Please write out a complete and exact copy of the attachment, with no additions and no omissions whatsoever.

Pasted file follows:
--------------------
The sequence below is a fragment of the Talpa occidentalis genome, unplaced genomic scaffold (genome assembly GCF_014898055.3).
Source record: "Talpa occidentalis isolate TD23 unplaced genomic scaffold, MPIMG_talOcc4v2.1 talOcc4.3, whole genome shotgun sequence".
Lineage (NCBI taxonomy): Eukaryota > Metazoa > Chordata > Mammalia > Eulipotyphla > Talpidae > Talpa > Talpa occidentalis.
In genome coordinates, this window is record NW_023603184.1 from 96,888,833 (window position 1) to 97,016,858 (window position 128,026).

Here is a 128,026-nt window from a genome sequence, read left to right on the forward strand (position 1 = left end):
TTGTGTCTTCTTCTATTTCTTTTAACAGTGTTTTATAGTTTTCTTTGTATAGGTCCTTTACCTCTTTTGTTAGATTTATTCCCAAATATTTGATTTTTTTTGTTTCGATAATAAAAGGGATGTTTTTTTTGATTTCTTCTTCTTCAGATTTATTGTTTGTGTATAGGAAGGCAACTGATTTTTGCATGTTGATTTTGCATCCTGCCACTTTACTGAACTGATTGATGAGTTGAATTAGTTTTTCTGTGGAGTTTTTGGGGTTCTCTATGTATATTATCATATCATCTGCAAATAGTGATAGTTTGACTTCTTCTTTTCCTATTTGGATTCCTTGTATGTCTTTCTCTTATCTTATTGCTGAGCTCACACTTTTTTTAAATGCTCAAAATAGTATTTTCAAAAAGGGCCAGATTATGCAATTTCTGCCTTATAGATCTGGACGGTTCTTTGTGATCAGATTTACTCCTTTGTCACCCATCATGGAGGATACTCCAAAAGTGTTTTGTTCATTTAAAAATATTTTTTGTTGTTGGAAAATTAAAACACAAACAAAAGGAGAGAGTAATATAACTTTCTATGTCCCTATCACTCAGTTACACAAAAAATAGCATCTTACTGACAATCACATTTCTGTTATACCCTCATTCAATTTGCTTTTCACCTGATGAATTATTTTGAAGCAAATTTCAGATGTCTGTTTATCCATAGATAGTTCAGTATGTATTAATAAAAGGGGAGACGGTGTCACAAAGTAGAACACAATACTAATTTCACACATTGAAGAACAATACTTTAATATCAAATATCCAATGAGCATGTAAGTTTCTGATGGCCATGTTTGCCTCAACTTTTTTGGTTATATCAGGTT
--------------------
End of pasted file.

The sequence below is a fragment of the Talpa occidentalis genome, unplaced genomic scaffold (genome assembly GCF_014898055.3).
Source record: "Talpa occidentalis isolate TD23 unplaced genomic scaffold, MPIMG_talOcc4v2.1 talOcc4.3, whole genome shotgun sequence".
Lineage (NCBI taxonomy): Eukaryota > Metazoa > Chordata > Mammalia > Eulipotyphla > Talpidae > Talpa > Talpa occidentalis.
In genome coordinates, this window is record NW_023603184.1 from 96,888,833 (window position 1) to 97,016,858 (window position 128,026).

Here is a 128,026-nt window from a genome sequence, read left to right on the forward strand (position 1 = left end):
TTGTGTCTTCTTCTATTTCTTTTAACAGTGTTTTATAGTTTTCTTTGTATAGGTCCTTTACCTCTTTTGTTAGATTTATTCCCAAATATTTGATTTTTTTTGTTTCGATAATAAAAGGGATGTTTTTTTTGATTTCTTCTTCTTCAGATTTATTGTTTGTGTATAGGAAGGCAACTGATTTTTGCATGTTGATTTTGCATCCTGCCACTTTACTGAACTGATTGATGAGTTGAATTAGTTTTTCTGTGGAGTTTTTGGGGTTCTCTATGTATATTATCATATCATCTGCAAATAGTGATAGTTTGACTTCTTCTTTTCCTATTTGGATTCCTTGTATGTCTTTCTCTTATCTTATTGCTGAGCTCACACTTTTTTTAAATGCTCAAAATAGTATTTTCAAAAAGGGCCAGATTATGCAATTTCTGCCTTATAGATCTGGACGGTTCTTTGTGATCAGATTTACTCCTTTGTCACCCATCATGGAGGATACTCCAAAAGTGTTTTGTTCATTTAAAAATATTTTTTGTTGTTGGAAAATTAAAACACAAACAAAAGGAGAGAGTAATATAACTTTCTATGTCCCTATCACTCAGTTACACAAAAAATAGCATCTTACTGACAATCACATTTCTGTTATACCCTCATTCAATTTGCTTTTCACCTGATGAATTATTTTGAAGCAAATTTCAGATGTCTGTTTATCCATAGATAGTTCAGTATGTATTAATAAAAGGGGAGACGGTGTCACAAAGTAGAACACAATACTAATTTCACACATTGAAGAACAATACTTTAATATCAAATATCCAATGAGCATGTAAGTTTCTGATGGCCATGTTTGCCTCAACTTTTTTGGTTATATCAGGTT